According to Wikipedia, “micro-mobility refers to a range of small, lightweight vehicles operating at speeds typically below 15 mph and driven by users personally. Micromobility devices include bicycles, e-bikes, electric scooters, electric skateboards, shared bicycles, [wheelchairs] and electric pedal-assisted bicycles. Initial definitions [indicated] a gross vehicle weight of less than 1,100 lbs. However, the definition has evolved to exclude devices with internal combustion engines and those with top speeds above 28 mph.” The wiki entry includes a list of types, though it does not get into the growing subset of cargo bicycles, including pedal-powered delivery vehicles.
Micro-mobility infographic: https://www.itdp.org/multimedia/defining-micromobility/
Stroad? Really? Stroad is a portmanteau that combines the words “street” and “road.” Coined by civil engineer Charles Marohn of Strong Towns, it is intended to be an ugly word. “According to Marohn… it is part street – which he describes as a ‘complex environment where life in the city happens,’ with pedestrians, cars, buildings close to the sidewalk for easy accessibility, with many entrances and exits to and from the street, and with spaces for temporary parking and delivery vehicles – and part road, which he describes as a ‘high-speed connection between two places’ with wide lanes, limited entrances and exits, and which are generally straight or have gentle curves. [He] defines a stroad as a high-speed road with many turnoffs and which lacks safety features… stroads do not function well as either a street or a road.”
Jason Slaughter of NotJustBikes has done an excellent job of illustrating the concept with a video which shows how the direct routes for people and indirect routes for cars that are a key feature of woonerfs work. Alternately, you can read about it in one of the multiple posts about it on the Strong Towns website or view their much simpler and shorter video presentation here (5 minutes).
Secrets of the Stroad Revealed: https://www.youtube.com/watch?v=ORzNZUeUHAM
The next time you have occasion to drive a car in England, you may have more to acclimate to than just driving on the other side of the road. As of January 29 of 2022, the UK enacted a number of revisions to its Highway Code. Many people who are accustomed to taking on different roles in the transportation system — sometimes driving, sometimes biking, sometimes walking — have lauded the changes and noted that they are not that different from existing best practices. But they have prompted consternation from a subset of drivers who are unaccustomed to paying attention to or being respectful of people outside of motor vehicles.
The changes clarify things like the importance of yielding to people walking or biking in order to keep everyone safe. This often boils down simply to not hitting or otherwise hurting people. To that end, it introduces the concept of the Dutch Reach, which is a habit of using your inside arm to unlatch the car door when you get out. Doing so has the effect of turning your body in the direction of the door and your head such that you are able to see and be aware of cyclists or pedestrians that might be coming up alongside your vehicle. It’s a nice habit. It is common practice in the Netherlands, as the name implies, and is a super simple way to increase safety through behavioral change. It doesn’t solve all road safety problems, but it does its part — or can, if we do ours. Our motor vehicle code may not mention it, but there’s nothing stopping you from starting to do it today!
Quick Guide to British Highway Code Changes: https://www.gov.uk/government/news/the-highway-code-8-changes-you-need-to-know-from-29-january-2022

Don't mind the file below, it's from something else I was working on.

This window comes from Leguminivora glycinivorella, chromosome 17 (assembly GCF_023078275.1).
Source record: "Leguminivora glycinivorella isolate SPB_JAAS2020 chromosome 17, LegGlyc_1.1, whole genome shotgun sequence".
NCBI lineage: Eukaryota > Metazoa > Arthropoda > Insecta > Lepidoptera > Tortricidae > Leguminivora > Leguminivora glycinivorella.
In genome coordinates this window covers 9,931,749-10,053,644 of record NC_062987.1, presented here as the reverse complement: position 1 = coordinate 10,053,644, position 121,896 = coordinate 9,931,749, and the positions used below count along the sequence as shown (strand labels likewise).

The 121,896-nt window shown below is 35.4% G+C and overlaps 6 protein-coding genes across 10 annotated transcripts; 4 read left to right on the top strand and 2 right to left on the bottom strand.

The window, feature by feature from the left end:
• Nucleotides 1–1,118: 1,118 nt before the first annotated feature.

In discussing new infrastructure funding opportunities, we may at times betray some ambivalence about the changes ahead. That is in part owing to some less-than-visionary aspects to the Infrastructure Investment and Jobs Act (IIJA), also known as the Bipartisan Infrastructure Law (BIL). We are definitely in danger of building a lot more highways. “Woohoo! New highways!” you may be thinking. Not so fast! Literally. Too often we build lots of new lanes and after a brief honeymoon of reduced congestion and free-flowing traffic, suddenly we find ourselves back to square one, just on a wider, super-congested roadway. The wider roads basically invite more people to drive, returning things to a congestion equilibrium. This is thanks to a phenomenon called Induced Demand or Induced Travel.
Wikipedia explains it with reference to economics: “after supply increases, price declines and more of a good is consumed. This is entirely consistent with the economic theory of supply and demand; however, this idea has become important in the debate over the expansion of transportation systems, and is often used as an argument against increasing roadway traffic capacity as a cure for congestion… City planner Jeff Speck has called induced demand ‘the great intellectual black hole in city planning, the one professional certainty that everyone thoughtful seems to acknowledge, yet almost no one is willing to act upon.'” The opposite of Induced Demand is Traffic Evaporation, which happens when less roadway is made available to private motor vehicles and other modes are safe and encouraged.
Learn More About Induced Demand: https://trec.pdx.edu/events/professional-development/friday-transportation-seminar-02042022
What is Adaptive Cycling anyway? Adaptive devices are physical equipment/mechanical devices that permit people with disabilities to engage in the activities they want to do but can’t achieve without assistance. Cycling is a healthy, fun, and useful activity that may not be an option for some. But with a little ingenuity, it can be available to many more people. Adaptive cycles are designed to permit people to play to their strengths, whether that means hand propulsion, balance assist from a third wheel, a variety of seating and support options, or a way to co-ride. These sorts of adjustments (adaptations, if you will) can make cycling available to people who are partially paralyzed, those who are blind or low vision, or those who have vertigo, developmental issues, or different limb strength. For some adaptive cycling is more accessible than driving.